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Reversing resistance: Rose myrtle extracts analysed by NMR

Date: Mar 1, 2017

Author: David Bradley

Novel natural products found in rose myrtle could hold promise of a new way to make breast cancer cells that have become resistant to the conventional anticancer drug doxorubicin susceptible once more. Nuclear magnetic resonance (NMR) spectroscopy, electronic circular dichroism (ECD) and X-ray crystallography were used to determine the structures and absolute configurations of the compounds.

Read More thumbnail image: Reversing resistance Rose myrtle extracts analysed by NMR

Portable superconductors: Boost for NMR and MRI

Date: Feb 15, 2017

Author: David Bradley

The confluence of novel materials and a pioneering US discovery with innovation in cryogenics could soon lead to portable and lower-cost NMR and MRI machines, thanks to work at Cambridge University.

Read More thumbnail image: Portable superconductors Boost for NMR and MRI

Solvents and skin: Solid state NMR of fluid molecules

Date: Feb 1, 2017

Author: David Bradley

Swedish scientists have used solid state nuclear magnetic resonance (NMR) spectroscopy to investigate how individual organic solvent molecules used in skin creams, medicated ointments and cleaning products interact with the biochemistry of human skin and whether or not they can enter the skin.

Read More thumbnail image: Solvents and skin Solid state NMR of fluid molecules

Journal Highlight: Modelling the transformation of organic materials in soil with nuclear magnetic resonance spectra

Date: Jan 30, 2017

Author: spectroscopyNOW

Solid state 13C NMR spectroscopy gave better predictions of the transformations resulting from adding organic matter to soils than biochemical fractionation and near infrared reflectance spectrometry.

Read More thumbnail image: Journal Highlight Modelling the transformation of organic materials in soil with nuclear magnetic resonance spectra

Magnetic Resonance in Chemistry Special Issue: Perspectives on the future of NMR

Date: Jan 23, 2017

Author: spectroscopyNOW

The new young Associate Editorial Board of MRC enthusiastically summarise the challenges and perspectives in their respective fields of magnetic resonance research.

Read More thumbnail image: Magnetic Resonance in Chemistry Special Issue Perspectives on the future of NMR

Painting with gumtion: Accelerating art

Date: Jan 15, 2017

Author: David Bradley

J.W.M. Turner used gumtion to make his paintings dynamic. It wasn't simply that he was a dab hand with the brush, he literally used a mixture called gumtion comprising mastic resin with a lead acetate additive to make his oils flow more slicker and smoother across the canvas a spectroscopic study shows.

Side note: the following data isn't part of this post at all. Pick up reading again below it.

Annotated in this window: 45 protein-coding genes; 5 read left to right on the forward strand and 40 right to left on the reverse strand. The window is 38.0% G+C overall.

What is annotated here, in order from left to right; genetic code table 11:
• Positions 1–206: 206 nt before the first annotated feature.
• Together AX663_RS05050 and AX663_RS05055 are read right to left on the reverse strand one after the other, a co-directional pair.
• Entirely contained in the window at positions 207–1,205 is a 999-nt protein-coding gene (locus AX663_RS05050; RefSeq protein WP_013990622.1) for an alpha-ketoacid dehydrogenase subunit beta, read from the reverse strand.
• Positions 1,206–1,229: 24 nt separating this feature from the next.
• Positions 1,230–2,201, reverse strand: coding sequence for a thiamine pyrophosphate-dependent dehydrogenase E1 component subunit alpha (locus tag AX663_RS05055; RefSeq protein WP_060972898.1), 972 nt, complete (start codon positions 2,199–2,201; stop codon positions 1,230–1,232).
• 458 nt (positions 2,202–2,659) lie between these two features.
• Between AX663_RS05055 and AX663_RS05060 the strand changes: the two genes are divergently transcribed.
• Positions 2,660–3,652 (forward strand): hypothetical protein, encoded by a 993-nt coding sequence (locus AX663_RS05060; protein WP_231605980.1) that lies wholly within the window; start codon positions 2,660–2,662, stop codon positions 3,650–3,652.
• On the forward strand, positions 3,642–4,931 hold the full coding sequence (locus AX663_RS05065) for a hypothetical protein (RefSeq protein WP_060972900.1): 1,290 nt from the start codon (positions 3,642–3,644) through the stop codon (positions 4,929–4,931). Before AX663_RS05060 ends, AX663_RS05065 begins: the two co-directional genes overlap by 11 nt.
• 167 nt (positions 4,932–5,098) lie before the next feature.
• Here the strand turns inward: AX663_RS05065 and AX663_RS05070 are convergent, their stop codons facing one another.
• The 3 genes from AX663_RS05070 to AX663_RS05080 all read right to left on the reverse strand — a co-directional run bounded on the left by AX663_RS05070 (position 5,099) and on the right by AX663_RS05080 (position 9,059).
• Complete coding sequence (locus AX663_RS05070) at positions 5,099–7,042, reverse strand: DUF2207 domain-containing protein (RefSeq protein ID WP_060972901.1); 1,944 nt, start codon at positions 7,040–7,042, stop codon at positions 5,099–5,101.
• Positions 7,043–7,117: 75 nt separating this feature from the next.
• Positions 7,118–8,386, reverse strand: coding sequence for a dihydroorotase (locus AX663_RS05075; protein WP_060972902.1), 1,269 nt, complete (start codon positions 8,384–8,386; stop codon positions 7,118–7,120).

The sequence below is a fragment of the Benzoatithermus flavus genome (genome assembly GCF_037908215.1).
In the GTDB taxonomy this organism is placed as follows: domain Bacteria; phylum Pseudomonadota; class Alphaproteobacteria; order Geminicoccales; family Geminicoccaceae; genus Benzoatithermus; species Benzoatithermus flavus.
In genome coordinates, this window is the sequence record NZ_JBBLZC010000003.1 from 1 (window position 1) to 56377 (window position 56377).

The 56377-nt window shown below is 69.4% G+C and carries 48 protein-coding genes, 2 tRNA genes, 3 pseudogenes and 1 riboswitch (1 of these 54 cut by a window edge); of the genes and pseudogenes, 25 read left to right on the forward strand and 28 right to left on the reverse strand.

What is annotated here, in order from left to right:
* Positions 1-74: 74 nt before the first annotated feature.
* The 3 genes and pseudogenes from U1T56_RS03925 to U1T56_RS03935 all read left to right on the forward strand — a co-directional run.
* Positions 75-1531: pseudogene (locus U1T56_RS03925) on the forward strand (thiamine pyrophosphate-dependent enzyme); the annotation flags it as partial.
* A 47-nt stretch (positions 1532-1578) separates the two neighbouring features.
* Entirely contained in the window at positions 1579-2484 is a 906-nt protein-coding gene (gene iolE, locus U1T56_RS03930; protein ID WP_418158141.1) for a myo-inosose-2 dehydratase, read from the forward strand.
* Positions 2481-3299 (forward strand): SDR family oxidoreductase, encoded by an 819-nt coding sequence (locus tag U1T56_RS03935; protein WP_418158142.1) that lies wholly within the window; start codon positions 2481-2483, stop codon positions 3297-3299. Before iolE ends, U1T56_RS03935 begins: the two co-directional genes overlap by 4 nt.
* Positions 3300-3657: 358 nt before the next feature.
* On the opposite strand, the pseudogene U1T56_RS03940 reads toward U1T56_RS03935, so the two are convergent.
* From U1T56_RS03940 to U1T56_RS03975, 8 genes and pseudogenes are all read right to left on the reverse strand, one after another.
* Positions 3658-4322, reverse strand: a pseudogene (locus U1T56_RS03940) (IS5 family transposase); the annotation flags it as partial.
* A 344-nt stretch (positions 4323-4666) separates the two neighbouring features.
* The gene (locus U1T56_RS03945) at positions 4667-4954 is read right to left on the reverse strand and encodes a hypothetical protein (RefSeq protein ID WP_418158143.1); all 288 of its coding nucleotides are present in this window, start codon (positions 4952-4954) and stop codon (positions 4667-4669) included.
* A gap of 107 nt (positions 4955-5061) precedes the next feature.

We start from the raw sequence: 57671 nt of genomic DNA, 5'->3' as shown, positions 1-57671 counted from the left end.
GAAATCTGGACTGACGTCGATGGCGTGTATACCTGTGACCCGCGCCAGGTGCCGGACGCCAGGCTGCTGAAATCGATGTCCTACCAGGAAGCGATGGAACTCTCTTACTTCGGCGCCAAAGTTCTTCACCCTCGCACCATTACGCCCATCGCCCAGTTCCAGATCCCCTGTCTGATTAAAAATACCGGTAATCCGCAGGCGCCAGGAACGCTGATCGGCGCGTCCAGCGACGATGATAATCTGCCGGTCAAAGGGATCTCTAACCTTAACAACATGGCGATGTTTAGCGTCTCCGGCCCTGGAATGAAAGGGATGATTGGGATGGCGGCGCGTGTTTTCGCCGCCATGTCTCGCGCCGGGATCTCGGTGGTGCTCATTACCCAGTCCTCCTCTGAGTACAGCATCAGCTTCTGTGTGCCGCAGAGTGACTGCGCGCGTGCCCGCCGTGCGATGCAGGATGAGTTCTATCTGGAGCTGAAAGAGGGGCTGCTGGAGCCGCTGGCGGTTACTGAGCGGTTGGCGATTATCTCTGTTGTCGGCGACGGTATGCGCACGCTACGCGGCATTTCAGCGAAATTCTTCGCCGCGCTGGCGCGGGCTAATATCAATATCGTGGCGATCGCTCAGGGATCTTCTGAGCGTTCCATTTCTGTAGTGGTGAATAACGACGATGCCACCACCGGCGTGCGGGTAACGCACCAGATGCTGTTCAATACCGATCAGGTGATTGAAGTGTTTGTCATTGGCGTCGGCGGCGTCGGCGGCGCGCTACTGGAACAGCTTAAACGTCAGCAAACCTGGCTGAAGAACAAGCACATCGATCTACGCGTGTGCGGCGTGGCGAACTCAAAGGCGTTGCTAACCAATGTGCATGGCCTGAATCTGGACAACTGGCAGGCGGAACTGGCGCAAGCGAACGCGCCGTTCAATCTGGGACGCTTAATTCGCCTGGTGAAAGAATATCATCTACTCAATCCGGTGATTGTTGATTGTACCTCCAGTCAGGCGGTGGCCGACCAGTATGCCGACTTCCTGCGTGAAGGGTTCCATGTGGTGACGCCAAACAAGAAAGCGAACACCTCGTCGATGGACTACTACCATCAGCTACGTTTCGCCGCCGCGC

Read More thumbnail image: Painting with gumtion Accelerating art

Sweet substitution: NMR and insulin analogue

Date: Jan 6, 2017

Author: David Bradley

Replacing a particular hydrogen with an iodine atom to create a halogenated insulin analogue maintains the functionality of the glucose-control hormone but makes it act much faster. Nuclear magnetic resonance spectroscopy and X-ray crystallography have been used to investigate the structure.

Read More thumbnail image: Sweet substitution NMR and insulin analogue

Journal Highlight: 14N Solid-state NMR spectroscopy of amino acids

Date: Jan 1, 2017

Author: spectroscopyNOW

14N Ultra-wideline solid-state NMR spectra were obtained for 16 naturally occurring amino acids and four related derivatives by using the WURST–CPMG pulse sequence and frequency-stepped techniques.

Read More thumbnail image: Journal Highlight 14N Solid-state NMR spectroscopy of amino acids

Bacterial insomnia: NMR finds dormancy inhibitors

Date: Dec 15, 2016

Author: David Bradley

Nuclear magnetic resonance (NMR) spectroscopy and other techniques have allowed an international team to reveal compounds that inhibit the bacterial ability to become dormant. Their work shows for the first time an oxygen-sensitive toxin-antitoxin system that might lead the way to new drugs to defeat bacterial resistance.

Read More thumbnail image: Bacterial insomnia NMR finds dormancy inhibitors

The spliceosome: NMR spFRET dice up protein complex

Date: Dec 1, 2016

Author: David Bradley

Prior to gene expression in the cell, the non-coding regions of the genome have to be removed by the spliceosome. A joint single pair Förster resonance energy transfer (spFRET) and nuclear magnetic resonance (NMR) spectroscopy study by researchers in Munich suggests that distinct conformations of a member of this molecular complex play a vital role in the process, with implications for biomedical science.

Read More thumbnail image: The spliceosome NMR spFRET dice up protein complex
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